NEW YORK (AP) -- The New York Times Co. said Wednesday that advertising revenue dropped 20.9 percent in November from a year ago, as the financial crisis prompted steep declines in classified and national ad spending.
The sharp economic deterioration, which followed the turmoil in the financial markets this September, has exacerbated an already-weak advertising market for newspapers as readers and advertisers have migrated to the Internet.
As part of its efforts to shore up its core newspaper assets amid the slump, the Times Co. is actively seeking buyers for its 17.5 percent stake in the holding company of the Boston Red Sox, according to reports Wednesday. The holding company, New England Sports Ventures, owns the baseball club, Fenway Park and a majority interest in the New England Sports Network.
The Wall Street Journal cited an estimate by Barclays Capital that the Times Co. stake in the holding company could be worth about $166 million.
Red Sox president Larry Lucchino declined to comment late Wednesday.
Spokesmen for the Times Co. were not immediately available but the company's flagship paper reported the effort to sell the Red Sox stake, citing a person briefed on the plans. The New York Times said the company is "seeking to raise cash and shield its newspaper franchise from rapidly falling revenue." It said the Times Co. paid $75 million for the stake in 2002.
The Times Co.'s ad revenue, which makes up nearly two-thirds of total revenue, had booked declines of 16.2 percent in October and 14.1 percent in September.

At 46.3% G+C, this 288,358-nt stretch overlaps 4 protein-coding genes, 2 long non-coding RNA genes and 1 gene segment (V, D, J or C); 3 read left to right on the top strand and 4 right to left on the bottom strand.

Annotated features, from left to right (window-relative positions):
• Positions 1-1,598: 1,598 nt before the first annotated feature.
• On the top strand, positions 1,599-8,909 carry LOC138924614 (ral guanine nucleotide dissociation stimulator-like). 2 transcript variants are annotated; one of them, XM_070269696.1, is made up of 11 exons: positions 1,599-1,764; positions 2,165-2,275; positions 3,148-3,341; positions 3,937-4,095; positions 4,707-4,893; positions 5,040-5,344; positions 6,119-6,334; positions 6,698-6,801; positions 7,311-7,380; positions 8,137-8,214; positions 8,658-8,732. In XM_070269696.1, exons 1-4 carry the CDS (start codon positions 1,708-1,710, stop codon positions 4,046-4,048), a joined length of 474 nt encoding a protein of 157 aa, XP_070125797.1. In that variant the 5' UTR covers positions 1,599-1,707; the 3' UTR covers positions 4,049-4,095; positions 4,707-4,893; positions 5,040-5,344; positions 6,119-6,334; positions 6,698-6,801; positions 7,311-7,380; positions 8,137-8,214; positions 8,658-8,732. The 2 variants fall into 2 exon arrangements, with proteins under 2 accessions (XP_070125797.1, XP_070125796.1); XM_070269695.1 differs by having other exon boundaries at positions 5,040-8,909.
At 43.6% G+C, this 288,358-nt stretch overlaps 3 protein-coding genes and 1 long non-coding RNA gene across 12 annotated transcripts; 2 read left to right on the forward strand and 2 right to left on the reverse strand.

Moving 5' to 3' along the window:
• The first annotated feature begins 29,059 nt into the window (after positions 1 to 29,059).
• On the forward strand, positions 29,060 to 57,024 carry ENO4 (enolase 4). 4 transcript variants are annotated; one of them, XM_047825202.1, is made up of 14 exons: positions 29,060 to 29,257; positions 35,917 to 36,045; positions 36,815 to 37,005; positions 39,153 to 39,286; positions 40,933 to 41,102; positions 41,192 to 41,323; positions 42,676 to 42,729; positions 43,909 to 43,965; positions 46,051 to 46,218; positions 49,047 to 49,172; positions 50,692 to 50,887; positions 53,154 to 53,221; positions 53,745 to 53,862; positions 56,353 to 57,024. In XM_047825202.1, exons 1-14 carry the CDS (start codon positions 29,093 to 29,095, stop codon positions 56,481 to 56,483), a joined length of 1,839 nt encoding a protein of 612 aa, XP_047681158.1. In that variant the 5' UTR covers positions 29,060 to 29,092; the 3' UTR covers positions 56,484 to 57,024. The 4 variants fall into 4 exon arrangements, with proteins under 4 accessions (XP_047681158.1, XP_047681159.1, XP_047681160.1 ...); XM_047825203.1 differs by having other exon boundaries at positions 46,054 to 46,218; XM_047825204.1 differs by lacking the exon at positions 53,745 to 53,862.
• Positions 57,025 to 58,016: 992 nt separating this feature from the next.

Total revenue from continuing operations fell 13.9 percent last month.
For The New York Times' news media segment, advertising revenue dropped 21.8 percent, while circulation revenue grew 4.2 percent. At its flagship newspaper, the New York-based company said weakness in the studio entertainment, national automotive, book and financial-services categories drove declines in national ad spending. Classified ad revenue in the segment also plunged 33.3 percent.
Total Internet revenue -- which also includes NYTimes.com, About.com and other company-owned Web sites -- dipped 2.6 percent in November. In total, Internet businesses accounted for 12.1 percent of total revenue in November, up from 10.7 percent in November 2007.
The company noted that Internet revenue gained 8.3 percent over the year-to-date period.
The New York Times said unique visitors in the U.S. rose 11 percent to 55 million from 49.6 million unique visitors in November 2007, according to Nielsen Online. The company had the 10th largest presence on the Web and NYTimes.com maintained its position as the top newspaper Web site in the U.S.